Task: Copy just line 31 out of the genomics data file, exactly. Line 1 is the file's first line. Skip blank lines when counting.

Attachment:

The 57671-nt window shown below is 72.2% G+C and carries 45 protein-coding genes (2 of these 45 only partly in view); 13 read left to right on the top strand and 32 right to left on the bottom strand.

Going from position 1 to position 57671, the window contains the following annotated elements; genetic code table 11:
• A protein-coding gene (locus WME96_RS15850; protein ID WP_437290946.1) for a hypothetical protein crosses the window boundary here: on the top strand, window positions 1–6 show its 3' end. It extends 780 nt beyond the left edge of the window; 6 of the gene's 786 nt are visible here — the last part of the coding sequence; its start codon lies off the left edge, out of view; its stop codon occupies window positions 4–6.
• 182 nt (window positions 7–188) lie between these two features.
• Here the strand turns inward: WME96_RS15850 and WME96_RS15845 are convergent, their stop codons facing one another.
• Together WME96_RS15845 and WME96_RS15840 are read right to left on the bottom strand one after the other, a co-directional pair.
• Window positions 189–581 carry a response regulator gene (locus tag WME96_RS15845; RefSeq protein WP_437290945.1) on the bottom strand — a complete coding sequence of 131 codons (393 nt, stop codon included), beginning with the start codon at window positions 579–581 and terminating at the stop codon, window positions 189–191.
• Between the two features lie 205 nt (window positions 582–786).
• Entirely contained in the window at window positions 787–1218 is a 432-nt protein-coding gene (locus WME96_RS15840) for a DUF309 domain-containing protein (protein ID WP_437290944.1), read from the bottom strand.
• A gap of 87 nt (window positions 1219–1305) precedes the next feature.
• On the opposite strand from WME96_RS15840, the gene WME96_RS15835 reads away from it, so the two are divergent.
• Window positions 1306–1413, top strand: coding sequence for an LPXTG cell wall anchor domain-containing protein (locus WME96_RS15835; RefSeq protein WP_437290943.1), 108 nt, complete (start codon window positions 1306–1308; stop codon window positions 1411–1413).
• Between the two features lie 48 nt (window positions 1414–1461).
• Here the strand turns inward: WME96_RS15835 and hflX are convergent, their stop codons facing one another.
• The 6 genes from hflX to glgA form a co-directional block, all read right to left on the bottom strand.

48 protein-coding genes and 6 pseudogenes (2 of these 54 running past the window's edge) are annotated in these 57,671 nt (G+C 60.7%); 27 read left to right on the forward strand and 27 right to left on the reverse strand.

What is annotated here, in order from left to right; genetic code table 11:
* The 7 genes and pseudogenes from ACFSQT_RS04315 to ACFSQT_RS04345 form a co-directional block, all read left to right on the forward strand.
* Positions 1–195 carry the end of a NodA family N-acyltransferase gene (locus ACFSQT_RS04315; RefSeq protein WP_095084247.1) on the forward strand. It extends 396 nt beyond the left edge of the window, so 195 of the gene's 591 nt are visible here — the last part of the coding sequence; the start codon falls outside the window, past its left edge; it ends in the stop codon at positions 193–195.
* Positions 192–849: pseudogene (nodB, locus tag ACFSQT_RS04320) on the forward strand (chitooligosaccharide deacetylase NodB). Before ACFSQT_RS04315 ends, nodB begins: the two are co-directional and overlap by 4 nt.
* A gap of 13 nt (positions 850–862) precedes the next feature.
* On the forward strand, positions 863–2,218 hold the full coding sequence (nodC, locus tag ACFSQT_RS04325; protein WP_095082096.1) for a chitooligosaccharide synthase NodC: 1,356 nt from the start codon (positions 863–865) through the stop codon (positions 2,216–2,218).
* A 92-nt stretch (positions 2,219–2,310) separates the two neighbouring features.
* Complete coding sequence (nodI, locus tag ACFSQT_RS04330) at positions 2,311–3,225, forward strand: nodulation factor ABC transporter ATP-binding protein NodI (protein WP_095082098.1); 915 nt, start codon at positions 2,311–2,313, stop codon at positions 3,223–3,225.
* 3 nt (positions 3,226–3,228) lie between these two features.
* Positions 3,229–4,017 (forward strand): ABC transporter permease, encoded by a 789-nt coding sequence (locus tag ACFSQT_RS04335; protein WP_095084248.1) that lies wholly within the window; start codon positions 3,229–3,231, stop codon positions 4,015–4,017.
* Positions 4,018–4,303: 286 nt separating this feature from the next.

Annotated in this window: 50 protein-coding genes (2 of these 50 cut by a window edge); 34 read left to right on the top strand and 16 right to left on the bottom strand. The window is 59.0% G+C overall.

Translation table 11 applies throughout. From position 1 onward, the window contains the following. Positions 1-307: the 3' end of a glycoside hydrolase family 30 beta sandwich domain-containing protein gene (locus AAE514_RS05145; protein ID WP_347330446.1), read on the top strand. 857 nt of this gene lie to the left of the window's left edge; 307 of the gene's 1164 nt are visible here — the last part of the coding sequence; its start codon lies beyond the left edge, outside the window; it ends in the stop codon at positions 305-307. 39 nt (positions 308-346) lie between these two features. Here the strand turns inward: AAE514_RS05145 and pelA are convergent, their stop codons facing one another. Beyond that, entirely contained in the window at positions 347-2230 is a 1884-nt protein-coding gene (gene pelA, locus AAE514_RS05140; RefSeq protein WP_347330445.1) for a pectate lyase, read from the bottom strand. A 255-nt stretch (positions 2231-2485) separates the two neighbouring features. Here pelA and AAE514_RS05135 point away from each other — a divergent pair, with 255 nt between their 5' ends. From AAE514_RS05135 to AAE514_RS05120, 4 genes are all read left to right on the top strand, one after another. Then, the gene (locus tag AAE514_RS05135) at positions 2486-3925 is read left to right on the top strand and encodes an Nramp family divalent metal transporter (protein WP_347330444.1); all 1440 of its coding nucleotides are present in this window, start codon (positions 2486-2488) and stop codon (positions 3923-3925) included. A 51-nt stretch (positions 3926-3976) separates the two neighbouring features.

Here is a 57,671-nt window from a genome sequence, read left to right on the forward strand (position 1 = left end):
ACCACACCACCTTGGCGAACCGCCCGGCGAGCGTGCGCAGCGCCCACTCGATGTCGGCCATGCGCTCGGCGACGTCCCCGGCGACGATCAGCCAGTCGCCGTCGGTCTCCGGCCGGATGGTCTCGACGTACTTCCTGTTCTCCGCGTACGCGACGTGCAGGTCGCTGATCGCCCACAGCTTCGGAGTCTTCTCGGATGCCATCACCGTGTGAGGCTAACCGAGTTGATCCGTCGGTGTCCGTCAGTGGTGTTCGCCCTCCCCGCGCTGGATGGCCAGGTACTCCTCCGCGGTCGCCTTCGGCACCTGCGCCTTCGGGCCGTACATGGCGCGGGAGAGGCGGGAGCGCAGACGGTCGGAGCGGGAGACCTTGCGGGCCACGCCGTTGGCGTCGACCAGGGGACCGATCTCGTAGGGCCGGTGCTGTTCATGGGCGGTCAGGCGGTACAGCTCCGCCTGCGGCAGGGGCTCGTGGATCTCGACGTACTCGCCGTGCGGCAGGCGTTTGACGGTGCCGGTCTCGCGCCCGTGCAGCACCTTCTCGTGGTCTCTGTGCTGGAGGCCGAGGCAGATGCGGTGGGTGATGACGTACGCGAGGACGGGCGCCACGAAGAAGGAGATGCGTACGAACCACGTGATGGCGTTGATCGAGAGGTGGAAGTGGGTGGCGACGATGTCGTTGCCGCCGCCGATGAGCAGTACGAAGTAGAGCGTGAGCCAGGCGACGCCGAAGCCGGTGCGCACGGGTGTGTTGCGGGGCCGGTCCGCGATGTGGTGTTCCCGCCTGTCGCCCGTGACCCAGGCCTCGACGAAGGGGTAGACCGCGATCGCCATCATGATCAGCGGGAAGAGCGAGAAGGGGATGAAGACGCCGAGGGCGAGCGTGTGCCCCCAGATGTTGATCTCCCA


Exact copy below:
ACCACACCACCTTGGCGAACCGCCCGGCGAGCGTGCGCAGCGCCCACTCGATGTCGGCCATGCGCTCGGCGACGTCCCCGGCGACGATCAGCCAGTCGCCGTCGGTCTCCGGCCGGATGGTCTCGACGTACTTCCTGTTCTCCGCGTACGCGACGTGCAGGTCGCTGATCGCCCACAGCTTCGGAGTCTTCTCGGATGCCATCACCGTGTGAGGCTAACCGAGTTGATCCGTCGGTGTCCGTCAGTGGTGTTCGCCCTCCCCGCGCTGGATGGCCAGGTACTCCTCCGCGGTCGCCTTCGGCACCTGCGCCTTCGGGCCGTACATGGCGCGGGAGAGGCGGGAGCGCAGACGGTCGGAGCGGGAGACCTTGCGGGCCACGCCGTTGGCGTCGACCAGGGGACCGATCTCGTAGGGCCGGTGCTGTTCATGGGCGGTCAGGCGGTACAGCTCCGCCTGCGGCAGGGGCTCGTGGATCTCGACGTACTCGCCGTGCGGCAGGCGTTTGACGGTGCCGGTCTCGCGCCCGTGCAGCACCTTCTCGTGGTCTCTGTGCTGGAGGCCGAGGCAGATGCGGTGGGTGATGACGTACGCGAGGACGGGCGCCACGAAGAAGGAGATGCGTACGAACCACGTGATGGCGTTGATCGAGAGGTGGAAGTGGGTGGCGACGATGTCGTTGCCGCCGCCGATGAGCAGTACGAAGTAGAGCGTGAGCCAGGCGACGCCGAAGCCGGTGCGCACGGGTGTGTTGCGGGGCCGGTCCGCGATGTGGTGTTCCCGCCTGTCGCCCGTGACCCAGGCCTCGACGAAGGGGTAGACCGCGATCGCCATCATGATCAGCGGGAAGAGCGAGAAGGGGATGAAGACGCCGAGGGCGAGCGTGTGCCCCCAGATGTTGATCTCCCA